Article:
Barcelona's Valverde confident Clásico won't attract trouble

Wednesday's Clásico will take place with a political backdrop due to pre-game protests, but Ernesto Valverde expects no Camp Nou trouble.

Barcelona's Valverde confident Clásico won't attract trouble

Barcelona coach Ernesto Valverde is not concerned about potential trouble around Wednesday's Clásico with bitter rivals Real Madrid despite the political climate and a planned demonstration.

Catalan independence activists have called protests at four points near the Camp Nou at 16:00 CET on the day of the Clásico, amid claims more than 18,000 are due to take part.

Wednesday's fixture was initially due to take place on 26 October, before being postponed for security reasons after a rally was planned on the same day in the wake of nine Catalan political leaders being imprisoned for their roles in the region's 2017 referendum.

The Spanish Football Federation (RFEF) clarified it will not be held responsible for security after plans for protests were announced, though the RFEF did warn of sanctions "if the application of sports discipline is necessary" before, during or after the match.

"What concerns us most us the game" - Valverde

But Valverde is still convinced the match could have gone ahead in October, as he expects there to be no problems.

"At that time, I thought it was best to play, to give normality to the subject," Valverde told reporters on Tuesday. "I think the game is going to go ahead without problems.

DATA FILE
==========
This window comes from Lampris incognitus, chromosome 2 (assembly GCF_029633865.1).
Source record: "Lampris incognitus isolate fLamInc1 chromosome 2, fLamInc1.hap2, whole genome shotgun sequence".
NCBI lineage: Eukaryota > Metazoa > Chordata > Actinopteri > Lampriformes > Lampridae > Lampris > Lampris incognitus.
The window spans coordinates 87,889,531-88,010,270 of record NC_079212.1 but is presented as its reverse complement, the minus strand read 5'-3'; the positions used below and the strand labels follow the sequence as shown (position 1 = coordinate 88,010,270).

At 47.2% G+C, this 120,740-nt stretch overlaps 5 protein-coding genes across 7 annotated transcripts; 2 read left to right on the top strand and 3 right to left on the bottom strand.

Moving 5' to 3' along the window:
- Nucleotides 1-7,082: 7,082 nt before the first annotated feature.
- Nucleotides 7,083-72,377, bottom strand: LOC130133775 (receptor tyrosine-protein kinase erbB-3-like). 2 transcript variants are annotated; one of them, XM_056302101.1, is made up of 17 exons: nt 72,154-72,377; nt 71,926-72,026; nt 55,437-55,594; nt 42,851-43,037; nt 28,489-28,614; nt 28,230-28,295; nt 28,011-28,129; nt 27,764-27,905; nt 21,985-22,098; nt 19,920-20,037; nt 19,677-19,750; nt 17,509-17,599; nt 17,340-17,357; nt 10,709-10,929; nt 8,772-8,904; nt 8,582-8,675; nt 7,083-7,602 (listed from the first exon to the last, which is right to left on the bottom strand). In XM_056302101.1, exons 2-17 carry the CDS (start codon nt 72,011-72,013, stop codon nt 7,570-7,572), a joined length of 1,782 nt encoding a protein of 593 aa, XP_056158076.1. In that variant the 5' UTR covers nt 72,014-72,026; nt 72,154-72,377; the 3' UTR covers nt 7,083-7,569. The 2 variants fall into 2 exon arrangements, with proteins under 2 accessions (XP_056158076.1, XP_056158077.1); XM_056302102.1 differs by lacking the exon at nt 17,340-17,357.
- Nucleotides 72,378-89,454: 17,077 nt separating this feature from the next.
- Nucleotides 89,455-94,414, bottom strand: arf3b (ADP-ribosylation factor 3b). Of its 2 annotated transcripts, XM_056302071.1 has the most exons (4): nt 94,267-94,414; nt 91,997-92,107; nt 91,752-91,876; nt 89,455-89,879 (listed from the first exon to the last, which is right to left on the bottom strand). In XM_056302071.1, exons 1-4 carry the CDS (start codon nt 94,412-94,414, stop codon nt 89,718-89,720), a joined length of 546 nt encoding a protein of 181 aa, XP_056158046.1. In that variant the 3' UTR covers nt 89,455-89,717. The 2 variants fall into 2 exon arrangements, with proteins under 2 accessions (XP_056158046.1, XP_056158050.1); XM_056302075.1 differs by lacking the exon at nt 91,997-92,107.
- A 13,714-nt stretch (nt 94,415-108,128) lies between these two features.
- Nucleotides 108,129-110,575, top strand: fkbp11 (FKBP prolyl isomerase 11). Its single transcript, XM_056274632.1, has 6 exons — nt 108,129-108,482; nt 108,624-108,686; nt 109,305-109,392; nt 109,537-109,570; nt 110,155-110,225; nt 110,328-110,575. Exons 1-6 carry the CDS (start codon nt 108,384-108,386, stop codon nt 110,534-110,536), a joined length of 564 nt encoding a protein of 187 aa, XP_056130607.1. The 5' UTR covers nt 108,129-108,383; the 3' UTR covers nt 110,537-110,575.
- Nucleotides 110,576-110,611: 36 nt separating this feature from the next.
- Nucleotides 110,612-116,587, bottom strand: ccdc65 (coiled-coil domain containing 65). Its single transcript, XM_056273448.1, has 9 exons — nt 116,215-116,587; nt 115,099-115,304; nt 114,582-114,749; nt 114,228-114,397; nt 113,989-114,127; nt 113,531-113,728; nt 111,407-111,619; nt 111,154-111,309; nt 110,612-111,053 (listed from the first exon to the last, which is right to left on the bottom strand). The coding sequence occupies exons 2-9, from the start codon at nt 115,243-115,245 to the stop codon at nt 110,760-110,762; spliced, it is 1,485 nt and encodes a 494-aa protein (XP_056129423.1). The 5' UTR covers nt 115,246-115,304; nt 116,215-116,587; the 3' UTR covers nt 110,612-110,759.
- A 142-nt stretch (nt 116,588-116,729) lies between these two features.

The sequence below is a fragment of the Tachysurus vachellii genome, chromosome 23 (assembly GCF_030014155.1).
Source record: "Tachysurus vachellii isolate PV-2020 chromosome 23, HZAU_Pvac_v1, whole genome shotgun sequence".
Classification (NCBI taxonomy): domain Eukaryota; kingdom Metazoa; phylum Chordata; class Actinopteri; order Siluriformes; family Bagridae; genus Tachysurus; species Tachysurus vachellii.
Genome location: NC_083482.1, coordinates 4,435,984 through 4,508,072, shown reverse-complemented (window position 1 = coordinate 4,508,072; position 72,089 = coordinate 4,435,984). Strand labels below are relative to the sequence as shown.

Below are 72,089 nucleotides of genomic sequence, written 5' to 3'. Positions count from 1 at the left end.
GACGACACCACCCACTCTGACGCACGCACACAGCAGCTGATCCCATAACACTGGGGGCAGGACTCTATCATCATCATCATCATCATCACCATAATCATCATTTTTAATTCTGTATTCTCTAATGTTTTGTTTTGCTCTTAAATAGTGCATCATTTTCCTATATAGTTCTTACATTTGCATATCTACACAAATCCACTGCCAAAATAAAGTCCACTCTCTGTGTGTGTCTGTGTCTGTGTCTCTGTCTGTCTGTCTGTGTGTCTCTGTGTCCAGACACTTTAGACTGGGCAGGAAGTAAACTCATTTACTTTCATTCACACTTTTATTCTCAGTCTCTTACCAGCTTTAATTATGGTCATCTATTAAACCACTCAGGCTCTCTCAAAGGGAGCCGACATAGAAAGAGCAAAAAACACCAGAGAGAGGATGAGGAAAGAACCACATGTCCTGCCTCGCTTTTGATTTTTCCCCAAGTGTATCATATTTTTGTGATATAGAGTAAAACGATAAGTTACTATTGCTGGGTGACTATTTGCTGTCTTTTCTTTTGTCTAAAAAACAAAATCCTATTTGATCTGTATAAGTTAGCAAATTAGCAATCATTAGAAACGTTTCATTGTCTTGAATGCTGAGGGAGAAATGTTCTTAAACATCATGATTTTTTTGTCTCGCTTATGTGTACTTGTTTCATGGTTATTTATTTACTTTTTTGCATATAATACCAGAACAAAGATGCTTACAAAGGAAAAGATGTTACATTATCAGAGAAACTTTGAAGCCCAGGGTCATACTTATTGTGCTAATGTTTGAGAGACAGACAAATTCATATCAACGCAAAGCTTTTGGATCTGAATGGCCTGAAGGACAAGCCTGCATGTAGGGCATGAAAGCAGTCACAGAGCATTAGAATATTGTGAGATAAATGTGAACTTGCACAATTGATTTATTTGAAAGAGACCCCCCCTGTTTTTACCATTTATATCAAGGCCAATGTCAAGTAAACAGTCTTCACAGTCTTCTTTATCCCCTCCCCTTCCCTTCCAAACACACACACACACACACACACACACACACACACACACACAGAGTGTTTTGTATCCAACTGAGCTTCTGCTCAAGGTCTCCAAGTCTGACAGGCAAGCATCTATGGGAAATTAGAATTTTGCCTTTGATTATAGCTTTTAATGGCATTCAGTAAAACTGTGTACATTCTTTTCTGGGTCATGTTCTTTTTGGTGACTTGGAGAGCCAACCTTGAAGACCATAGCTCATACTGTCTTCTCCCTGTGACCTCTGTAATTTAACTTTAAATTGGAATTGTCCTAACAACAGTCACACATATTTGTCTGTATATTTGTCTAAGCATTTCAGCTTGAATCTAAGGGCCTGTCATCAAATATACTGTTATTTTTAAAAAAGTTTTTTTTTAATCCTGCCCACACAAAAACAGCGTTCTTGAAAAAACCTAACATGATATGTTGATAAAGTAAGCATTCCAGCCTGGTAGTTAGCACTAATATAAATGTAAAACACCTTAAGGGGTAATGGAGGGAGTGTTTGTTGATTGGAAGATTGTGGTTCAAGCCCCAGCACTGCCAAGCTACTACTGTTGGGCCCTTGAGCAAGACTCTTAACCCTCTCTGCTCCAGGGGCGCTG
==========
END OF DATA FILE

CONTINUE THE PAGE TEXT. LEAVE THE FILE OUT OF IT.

"There are small [security] changes [Barça have had to make], but they are not significant. It's the same thing we do when we play away from home. It's no problem.

"We are at the end of it all, but we are used to having a lot of expectation around our games. We know what is being said, but what concerns us the most is the game.

"The other stuff is things we can't impact and we just worry about the 90 minutes, which is what we have to do."

A Segunda match was suspended at the weekend due to Rayo Vallecano fans calling Albacete's Roman Zozulia a "Nazi", making it the first match in Spanish football history to be abandoned for fan chants.

Zozulia has strenuously denied having any far-right leanings and received support from both clubs.

It was put to Valverde that the political backdrop of the Clásico could lead to comparable incidents in the game, though he dismissed that idea.

"I don't fear anything about tomorrow's game," he said. "People can express themselves as long as there is respect for everyone.

"I don't know what will happen from now on after the suspension of Rayo-Albacete, but football has to unite and not separate."